Queenslanders will soon be able to share their views on the effectiveness of the Queensland Civil and Administrative Tribunal Act 2009 (QCAT Act).
Attorney-General and Justice Minister Shannon Fentiman has commissioned a review to be undertaken by a team within the Department of Justice and Attorney-General (DJAG), overseen by a government steering committee.
Under the QCAT Act, reviews are required to be conducted every five years.
The review will be the second evaluation of the QCAT Act after an initial review commenced in 2012 – three years after the tribunal’s establishment.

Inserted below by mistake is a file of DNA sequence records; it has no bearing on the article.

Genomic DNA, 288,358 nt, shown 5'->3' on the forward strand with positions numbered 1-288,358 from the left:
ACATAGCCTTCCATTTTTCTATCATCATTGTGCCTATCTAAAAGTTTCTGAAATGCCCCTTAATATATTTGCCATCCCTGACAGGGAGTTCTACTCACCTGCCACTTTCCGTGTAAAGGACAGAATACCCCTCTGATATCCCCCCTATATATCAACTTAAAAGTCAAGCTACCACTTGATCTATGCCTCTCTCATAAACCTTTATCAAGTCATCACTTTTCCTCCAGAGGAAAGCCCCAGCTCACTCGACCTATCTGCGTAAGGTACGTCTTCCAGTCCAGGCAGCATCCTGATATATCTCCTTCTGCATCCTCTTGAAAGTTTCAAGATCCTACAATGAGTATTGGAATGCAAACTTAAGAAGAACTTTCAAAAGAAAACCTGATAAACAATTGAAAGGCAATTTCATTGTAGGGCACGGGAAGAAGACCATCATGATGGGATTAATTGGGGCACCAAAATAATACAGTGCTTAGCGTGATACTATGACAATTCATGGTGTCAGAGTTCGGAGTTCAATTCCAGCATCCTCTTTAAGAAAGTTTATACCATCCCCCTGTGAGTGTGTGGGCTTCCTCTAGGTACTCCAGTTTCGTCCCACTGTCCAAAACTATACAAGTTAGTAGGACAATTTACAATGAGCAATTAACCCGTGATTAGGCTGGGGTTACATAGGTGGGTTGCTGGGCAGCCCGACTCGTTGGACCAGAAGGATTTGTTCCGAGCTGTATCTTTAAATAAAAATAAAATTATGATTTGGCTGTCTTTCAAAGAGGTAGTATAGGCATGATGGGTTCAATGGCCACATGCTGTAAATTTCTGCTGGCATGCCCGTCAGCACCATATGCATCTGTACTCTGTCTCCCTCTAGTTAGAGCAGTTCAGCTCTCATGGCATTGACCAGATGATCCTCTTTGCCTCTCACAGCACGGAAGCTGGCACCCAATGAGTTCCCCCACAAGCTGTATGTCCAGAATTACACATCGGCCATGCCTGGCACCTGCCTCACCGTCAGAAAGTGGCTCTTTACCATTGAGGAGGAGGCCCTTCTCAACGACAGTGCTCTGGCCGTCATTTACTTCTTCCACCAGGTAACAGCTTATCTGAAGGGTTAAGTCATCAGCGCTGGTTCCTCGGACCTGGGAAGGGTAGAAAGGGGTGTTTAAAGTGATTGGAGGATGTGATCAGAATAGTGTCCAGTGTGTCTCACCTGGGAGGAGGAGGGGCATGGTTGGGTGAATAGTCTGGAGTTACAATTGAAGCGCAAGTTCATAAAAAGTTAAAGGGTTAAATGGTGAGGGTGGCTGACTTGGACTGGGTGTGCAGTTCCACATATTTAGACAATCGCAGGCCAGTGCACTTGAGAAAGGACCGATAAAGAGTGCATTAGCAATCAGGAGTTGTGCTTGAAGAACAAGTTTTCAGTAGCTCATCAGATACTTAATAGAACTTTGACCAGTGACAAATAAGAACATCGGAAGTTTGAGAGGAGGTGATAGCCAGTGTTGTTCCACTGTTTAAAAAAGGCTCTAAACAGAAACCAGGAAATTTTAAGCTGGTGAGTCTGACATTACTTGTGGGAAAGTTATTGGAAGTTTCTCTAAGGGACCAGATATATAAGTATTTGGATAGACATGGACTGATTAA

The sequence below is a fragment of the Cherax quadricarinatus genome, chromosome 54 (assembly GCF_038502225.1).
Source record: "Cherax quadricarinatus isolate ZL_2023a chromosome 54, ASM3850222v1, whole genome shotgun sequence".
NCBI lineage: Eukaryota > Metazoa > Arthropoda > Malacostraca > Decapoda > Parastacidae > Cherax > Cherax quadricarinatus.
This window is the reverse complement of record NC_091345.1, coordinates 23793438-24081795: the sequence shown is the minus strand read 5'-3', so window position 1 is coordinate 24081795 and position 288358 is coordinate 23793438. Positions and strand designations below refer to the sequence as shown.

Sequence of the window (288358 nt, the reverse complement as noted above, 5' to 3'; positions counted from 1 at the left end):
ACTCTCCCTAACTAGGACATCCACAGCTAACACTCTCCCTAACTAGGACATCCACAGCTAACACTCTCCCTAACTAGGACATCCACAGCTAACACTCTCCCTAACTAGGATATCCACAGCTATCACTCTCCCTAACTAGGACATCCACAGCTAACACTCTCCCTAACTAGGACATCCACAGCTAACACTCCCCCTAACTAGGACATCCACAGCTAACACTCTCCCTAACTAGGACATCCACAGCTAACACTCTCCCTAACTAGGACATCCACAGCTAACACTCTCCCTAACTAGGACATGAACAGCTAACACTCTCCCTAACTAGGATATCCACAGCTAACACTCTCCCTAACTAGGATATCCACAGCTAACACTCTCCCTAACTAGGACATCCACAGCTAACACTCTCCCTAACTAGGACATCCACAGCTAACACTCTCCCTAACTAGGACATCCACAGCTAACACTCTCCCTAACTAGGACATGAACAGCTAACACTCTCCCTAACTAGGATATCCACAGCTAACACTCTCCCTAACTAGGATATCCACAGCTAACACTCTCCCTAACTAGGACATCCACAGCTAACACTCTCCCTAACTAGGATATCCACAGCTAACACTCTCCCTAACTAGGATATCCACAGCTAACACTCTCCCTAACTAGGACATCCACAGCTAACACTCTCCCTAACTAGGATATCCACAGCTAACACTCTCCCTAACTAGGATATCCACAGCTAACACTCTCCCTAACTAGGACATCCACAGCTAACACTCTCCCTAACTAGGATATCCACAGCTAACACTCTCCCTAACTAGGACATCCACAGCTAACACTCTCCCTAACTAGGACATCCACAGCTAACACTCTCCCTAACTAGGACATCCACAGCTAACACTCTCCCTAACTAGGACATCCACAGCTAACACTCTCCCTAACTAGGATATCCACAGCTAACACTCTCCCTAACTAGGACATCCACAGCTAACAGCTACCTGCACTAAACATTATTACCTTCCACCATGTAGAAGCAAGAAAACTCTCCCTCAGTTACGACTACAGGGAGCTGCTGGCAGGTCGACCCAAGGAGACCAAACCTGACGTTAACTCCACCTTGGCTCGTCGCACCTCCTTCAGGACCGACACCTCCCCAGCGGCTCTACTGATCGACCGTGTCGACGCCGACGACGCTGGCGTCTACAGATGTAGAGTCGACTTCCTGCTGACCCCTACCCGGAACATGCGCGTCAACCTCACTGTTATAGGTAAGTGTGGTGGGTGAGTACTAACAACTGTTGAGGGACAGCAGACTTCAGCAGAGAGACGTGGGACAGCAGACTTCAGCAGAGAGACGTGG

QCAT was established in 2009 after 18 tribunals, including the Small Claims Tribunal, Anti-Discrimination Tribunal and Teachers Disciplinary Committee, and 23 jurisdictions, were amalgamated.
The review will examine ways to reduce procedural delays and improve QCAT usability for parties and improve QCAT meeting its statutory objectives.
Under its terms of reference, the review will:
- decide whether the objects of the QCAT Act remain valid
- decide whether the QCAT Act is meeting its objects
- decide whether the provisions of the QCAT Act are appropriate for meeting its objects
- investigate any specific issue recommended by the Minister or the QCAT President.
The review will also examine the efficiency and effectiveness of the operational ease of use and access for all parties.
A consultation paper will be released by mid-April to assist interested stakeholders and the public provide their written submissions on ideas for statutory reform.
The review is due to be completed by February 2024.